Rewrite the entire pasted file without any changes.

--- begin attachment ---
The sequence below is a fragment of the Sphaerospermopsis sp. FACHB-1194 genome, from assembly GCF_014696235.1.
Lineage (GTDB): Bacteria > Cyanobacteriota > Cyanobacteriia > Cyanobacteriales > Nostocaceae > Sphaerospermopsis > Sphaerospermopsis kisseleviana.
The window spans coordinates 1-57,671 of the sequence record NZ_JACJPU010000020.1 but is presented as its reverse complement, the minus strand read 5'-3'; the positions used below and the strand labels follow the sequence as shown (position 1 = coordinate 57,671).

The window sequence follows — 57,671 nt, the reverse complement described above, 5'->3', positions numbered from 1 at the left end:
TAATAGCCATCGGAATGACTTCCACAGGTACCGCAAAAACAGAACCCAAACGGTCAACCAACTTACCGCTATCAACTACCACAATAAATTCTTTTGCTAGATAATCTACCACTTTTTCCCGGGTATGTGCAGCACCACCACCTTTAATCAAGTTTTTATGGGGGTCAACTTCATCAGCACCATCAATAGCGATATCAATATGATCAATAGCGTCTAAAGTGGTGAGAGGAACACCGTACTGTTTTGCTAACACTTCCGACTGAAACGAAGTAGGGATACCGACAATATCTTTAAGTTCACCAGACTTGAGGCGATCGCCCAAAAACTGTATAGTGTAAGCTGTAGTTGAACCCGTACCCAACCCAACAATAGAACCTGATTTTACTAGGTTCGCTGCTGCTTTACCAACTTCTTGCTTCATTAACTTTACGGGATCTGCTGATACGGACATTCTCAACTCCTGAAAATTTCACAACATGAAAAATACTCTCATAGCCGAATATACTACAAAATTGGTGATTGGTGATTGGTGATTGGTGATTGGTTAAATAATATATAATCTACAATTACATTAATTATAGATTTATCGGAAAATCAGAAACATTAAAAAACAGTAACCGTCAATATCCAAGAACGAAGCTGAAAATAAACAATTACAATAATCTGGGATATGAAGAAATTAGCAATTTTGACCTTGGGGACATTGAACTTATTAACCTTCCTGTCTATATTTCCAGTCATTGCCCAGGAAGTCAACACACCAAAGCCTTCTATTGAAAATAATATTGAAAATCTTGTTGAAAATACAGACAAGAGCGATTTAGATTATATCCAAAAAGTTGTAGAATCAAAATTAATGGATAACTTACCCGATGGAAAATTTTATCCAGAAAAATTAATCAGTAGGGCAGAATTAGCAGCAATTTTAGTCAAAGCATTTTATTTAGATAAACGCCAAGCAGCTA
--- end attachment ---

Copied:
The sequence below is a fragment of the Sphaerospermopsis sp. FACHB-1194 genome, from assembly GCF_014696235.1.
Lineage (GTDB): Bacteria > Cyanobacteriota > Cyanobacteriia > Cyanobacteriales > Nostocaceae > Sphaerospermopsis > Sphaerospermopsis kisseleviana.
The window spans coordinates 1-57,671 of the sequence record NZ_JACJPU010000020.1 but is presented as its reverse complement, the minus strand read 5'-3'; the positions used below and the strand labels follow the sequence as shown (position 1 = coordinate 57,671).

The window sequence follows — 57,671 nt, the reverse complement described above, 5'->3', positions numbered from 1 at the left end:
TAATAGCCATCGGAATGACTTCCACAGGTACCGCAAAAACAGAACCCAAACGGTCAACCAACTTACCGCTATCAACTACCACAATAAATTCTTTTGCTAGATAATCTACCACTTTTTCCCGGGTATGTGCAGCACCACCACCTTTAATCAAGTTTTTATGGGGGTCAACTTCATCAGCACCATCAATAGCGATATCAATATGATCAATAGCGTCTAAAGTGGTGAGAGGAACACCGTACTGTTTTGCTAACACTTCCGACTGAAACGAAGTAGGGATACCGACAATATCTTTAAGTTCACCAGACTTGAGGCGATCGCCCAAAAACTGTATAGTGTAAGCTGTAGTTGAACCCGTACCCAACCCAACAATAGAACCTGATTTTACTAGGTTCGCTGCTGCTTTACCAACTTCTTGCTTCATTAACTTTACGGGATCTGCTGATACGGACATTCTCAACTCCTGAAAATTTCACAACATGAAAAATACTCTCATAGCCGAATATACTACAAAATTGGTGATTGGTGATTGGTGATTGGTGATTGGTTAAATAATATATAATCTACAATTACATTAATTATAGATTTATCGGAAAATCAGAAACATTAAAAAACAGTAACCGTCAATATCCAAGAACGAAGCTGAAAATAAACAATTACAATAATCTGGGATATGAAGAAATTAGCAATTTTGACCTTGGGGACATTGAACTTATTAACCTTCCTGTCTATATTTCCAGTCATTGCCCAGGAAGTCAACACACCAAAGCCTTCTATTGAAAATAATATTGAAAATCTTGTTGAAAATACAGACAAGAGCGATTTAGATTATATCCAAAAAGTTGTAGAATCAAAATTAATGGATAACTTACCCGATGGAAAATTTTATCCAGAAAAATTAATCAGTAGGGCAGAATTAGCAGCAATTTTAGTCAAAGCATTTTATTTAGATAAACGCCAAGCAGCTA